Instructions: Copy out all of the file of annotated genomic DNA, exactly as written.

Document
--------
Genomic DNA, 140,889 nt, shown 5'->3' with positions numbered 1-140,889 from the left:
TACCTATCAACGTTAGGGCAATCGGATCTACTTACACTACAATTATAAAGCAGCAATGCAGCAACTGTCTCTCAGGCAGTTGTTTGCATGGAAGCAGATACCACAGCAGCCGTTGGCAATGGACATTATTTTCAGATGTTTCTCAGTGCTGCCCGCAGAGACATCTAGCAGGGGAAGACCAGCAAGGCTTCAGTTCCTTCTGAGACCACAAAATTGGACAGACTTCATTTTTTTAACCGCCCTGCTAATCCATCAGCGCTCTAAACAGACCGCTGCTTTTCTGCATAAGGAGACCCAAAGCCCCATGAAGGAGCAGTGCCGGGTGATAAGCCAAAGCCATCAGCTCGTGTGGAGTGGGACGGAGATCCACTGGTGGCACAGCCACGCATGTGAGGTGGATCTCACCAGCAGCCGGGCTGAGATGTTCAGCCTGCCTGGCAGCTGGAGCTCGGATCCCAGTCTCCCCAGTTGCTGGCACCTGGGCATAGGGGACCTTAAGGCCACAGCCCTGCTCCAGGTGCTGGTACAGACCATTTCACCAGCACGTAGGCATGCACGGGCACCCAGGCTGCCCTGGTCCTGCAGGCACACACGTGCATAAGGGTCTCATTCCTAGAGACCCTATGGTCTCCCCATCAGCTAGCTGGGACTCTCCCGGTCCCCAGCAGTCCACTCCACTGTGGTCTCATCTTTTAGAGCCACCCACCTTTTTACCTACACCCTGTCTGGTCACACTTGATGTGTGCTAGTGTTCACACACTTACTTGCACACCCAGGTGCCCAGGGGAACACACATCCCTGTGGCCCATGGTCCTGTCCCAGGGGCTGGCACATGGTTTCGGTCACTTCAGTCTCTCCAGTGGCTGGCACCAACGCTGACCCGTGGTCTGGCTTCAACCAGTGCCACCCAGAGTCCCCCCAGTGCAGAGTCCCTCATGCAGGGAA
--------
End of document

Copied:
Genomic DNA, 140,889 nt, shown 5'->3' with positions numbered 1-140,889 from the left:
TACCTATCAACGTTAGGGCAATCGGATCTACTTACACTACAATTATAAAGCAGCAATGCAGCAACTGTCTCTCAGGCAGTTGTTTGCATGGAAGCAGATACCACAGCAGCCGTTGGCAATGGACATTATTTTCAGATGTTTCTCAGTGCTGCCCGCAGAGACATCTAGCAGGGGAAGACCAGCAAGGCTTCAGTTCCTTCTGAGACCACAAAATTGGACAGACTTCATTTTTTTAACCGCCCTGCTAATCCATCAGCGCTCTAAACAGACCGCTGCTTTTCTGCATAAGGAGACCCAAAGCCCCATGAAGGAGCAGTGCCGGGTGATAAGCCAAAGCCATCAGCTCGTGTGGAGTGGGACGGAGATCCACTGGTGGCACAGCCACGCATGTGAGGTGGATCTCACCAGCAGCCGGGCTGAGATGTTCAGCCTGCCTGGCAGCTGGAGCTCGGATCCCAGTCTCCCCAGTTGCTGGCACCTGGGCATAGGGGACCTTAAGGCCACAGCCCTGCTCCAGGTGCTGGTACAGACCATTTCACCAGCACGTAGGCATGCACGGGCACCCAGGCTGCCCTGGTCCTGCAGGCACACACGTGCATAAGGGTCTCATTCCTAGAGACCCTATGGTCTCCCCATCAGCTAGCTGGGACTCTCCCGGTCCCCAGCAGTCCACTCCACTGTGGTCTCATCTTTTAGAGCCACCCACCTTTTTACCTACACCCTGTCTGGTCACACTTGATGTGTGCTAGTGTTCACACACTTACTTGCACACCCAGGTGCCCAGGGGAACACACATCCCTGTGGCCCATGGTCCTGTCCCAGGGGCTGGCACATGGTTTCGGTCACTTCAGTCTCTCCAGTGGCTGGCACCAACGCTGACCCGTGGTCTGGCTTCAACCAGTGCCACCCAGAGTCCCCCCAGTGCAGAGTCCCTCATGCAGGGAA